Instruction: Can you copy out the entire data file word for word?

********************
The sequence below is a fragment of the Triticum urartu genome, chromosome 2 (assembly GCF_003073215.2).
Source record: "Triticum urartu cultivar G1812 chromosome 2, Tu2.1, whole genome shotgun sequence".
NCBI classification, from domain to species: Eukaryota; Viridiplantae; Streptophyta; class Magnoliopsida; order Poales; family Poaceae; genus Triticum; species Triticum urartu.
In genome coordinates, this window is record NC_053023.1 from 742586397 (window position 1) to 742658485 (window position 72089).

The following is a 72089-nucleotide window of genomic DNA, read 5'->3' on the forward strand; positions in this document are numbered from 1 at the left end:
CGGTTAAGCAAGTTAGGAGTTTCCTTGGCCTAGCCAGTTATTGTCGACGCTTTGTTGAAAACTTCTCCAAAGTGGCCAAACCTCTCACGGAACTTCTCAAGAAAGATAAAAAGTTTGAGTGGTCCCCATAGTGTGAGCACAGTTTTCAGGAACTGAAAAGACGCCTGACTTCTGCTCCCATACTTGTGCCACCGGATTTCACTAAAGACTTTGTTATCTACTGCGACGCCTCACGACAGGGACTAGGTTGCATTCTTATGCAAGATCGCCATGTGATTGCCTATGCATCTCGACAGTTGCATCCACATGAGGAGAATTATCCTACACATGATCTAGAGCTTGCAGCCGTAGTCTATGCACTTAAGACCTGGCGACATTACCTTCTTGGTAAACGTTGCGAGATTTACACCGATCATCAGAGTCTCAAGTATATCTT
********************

The sequence below is a fragment of the Triticum urartu genome, chromosome 2 (assembly GCF_003073215.2).
Source record: "Triticum urartu cultivar G1812 chromosome 2, Tu2.1, whole genome shotgun sequence".
NCBI classification, from domain to species: Eukaryota; Viridiplantae; Streptophyta; class Magnoliopsida; order Poales; family Poaceae; genus Triticum; species Triticum urartu.
In genome coordinates, this window is record NC_053023.1 from 742586397 (window position 1) to 742658485 (window position 72089).

The following is a 72089-nucleotide window of genomic DNA, read 5'->3' on the forward strand; positions in this document are numbered from 1 at the left end:
CGGTTAAGCAAGTTAGGAGTTTCCTTGGCCTAGCCAGTTATTGTCGACGCTTTGTTGAAAACTTCTCCAAAGTGGCCAAACCTCTCACGGAACTTCTCAAGAAAGATAAAAAGTTTGAGTGGTCCCCATAGTGTGAGCACAGTTTTCAGGAACTGAAAAGACGCCTGACTTCTGCTCCCATACTTGTGCCACCGGATTTCACTAAAGACTTTGTTATCTACTGCGACGCCTCACGACAGGGACTAGGTTGCATTCTTATGCAAGATCGCCATGTGATTGCCTATGCATCTCGACAGTTGCATCCACATGAGGAGAATTATCCTACACATGATCTAGAGCTTGCAGCCGTAGTCTATGCACTTAAGACCTGGCGACATTACCTTCTTGGTAAACGTTGCGAGATTTACACCGATCATCAGAGTCTCAAGTATATCTT